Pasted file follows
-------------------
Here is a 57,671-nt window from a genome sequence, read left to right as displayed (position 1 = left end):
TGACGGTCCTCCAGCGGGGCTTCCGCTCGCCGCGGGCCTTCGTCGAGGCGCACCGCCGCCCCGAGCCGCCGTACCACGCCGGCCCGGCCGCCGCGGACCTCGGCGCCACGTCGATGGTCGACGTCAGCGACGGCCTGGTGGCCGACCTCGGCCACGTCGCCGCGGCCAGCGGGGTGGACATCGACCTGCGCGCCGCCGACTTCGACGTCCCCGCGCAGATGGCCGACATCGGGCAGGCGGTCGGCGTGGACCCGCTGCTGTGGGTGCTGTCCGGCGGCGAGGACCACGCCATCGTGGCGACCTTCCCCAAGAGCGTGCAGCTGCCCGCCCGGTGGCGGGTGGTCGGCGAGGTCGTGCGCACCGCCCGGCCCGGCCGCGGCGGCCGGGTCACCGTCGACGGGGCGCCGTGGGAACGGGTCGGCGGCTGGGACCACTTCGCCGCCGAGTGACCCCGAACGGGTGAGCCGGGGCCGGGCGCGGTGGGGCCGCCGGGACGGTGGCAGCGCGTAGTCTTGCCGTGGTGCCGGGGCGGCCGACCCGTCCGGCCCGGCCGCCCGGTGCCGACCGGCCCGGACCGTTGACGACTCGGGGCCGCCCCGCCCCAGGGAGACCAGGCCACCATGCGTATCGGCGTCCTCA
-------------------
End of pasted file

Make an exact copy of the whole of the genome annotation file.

Here is a 57,671-nt window from a genome sequence, read left to right as displayed (position 1 = left end):
TGACGGTCCTCCAGCGGGGCTTCCGCTCGCCGCGGGCCTTCGTCGAGGCGCACCGCCGCCCCGAGCCGCCGTACCACGCCGGCCCGGCCGCCGCGGACCTCGGCGCCACGTCGATGGTCGACGTCAGCGACGGCCTGGTGGCCGACCTCGGCCACGTCGCCGCGGCCAGCGGGGTGGACATCGACCTGCGCGCCGCCGACTTCGACGTCCCCGCGCAGATGGCCGACATCGGGCAGGCGGTCGGCGTGGACCCGCTGCTGTGGGTGCTGTCCGGCGGCGAGGACCACGCCATCGTGGCGACCTTCCCCAAGAGCGTGCAGCTGCCCGCCCGGTGGCGGGTGGTCGGCGAGGTCGTGCGCACCGCCCGGCCCGGCCGCGGCGGCCGGGTCACCGTCGACGGGGCGCCGTGGGAACGGGTCGGCGGCTGGGACCACTTCGCCGCCGAGTGACCCCGAACGGGTGAGCCGGGGCCGGGCGCGGTGGGGCCGCCGGGACGGTGGCAGCGCGTAGTCTTGCCGTGGTGCCGGGGCGGCCGACCCGTCCGGCCCGGCCGCCCGGTGCCGACCGGCCCGGACCGTTGACGACTCGGGGCCGCCCCGCCCCAGGGAGACCAGGCCACCATGCGTATCGGCGTCCTCA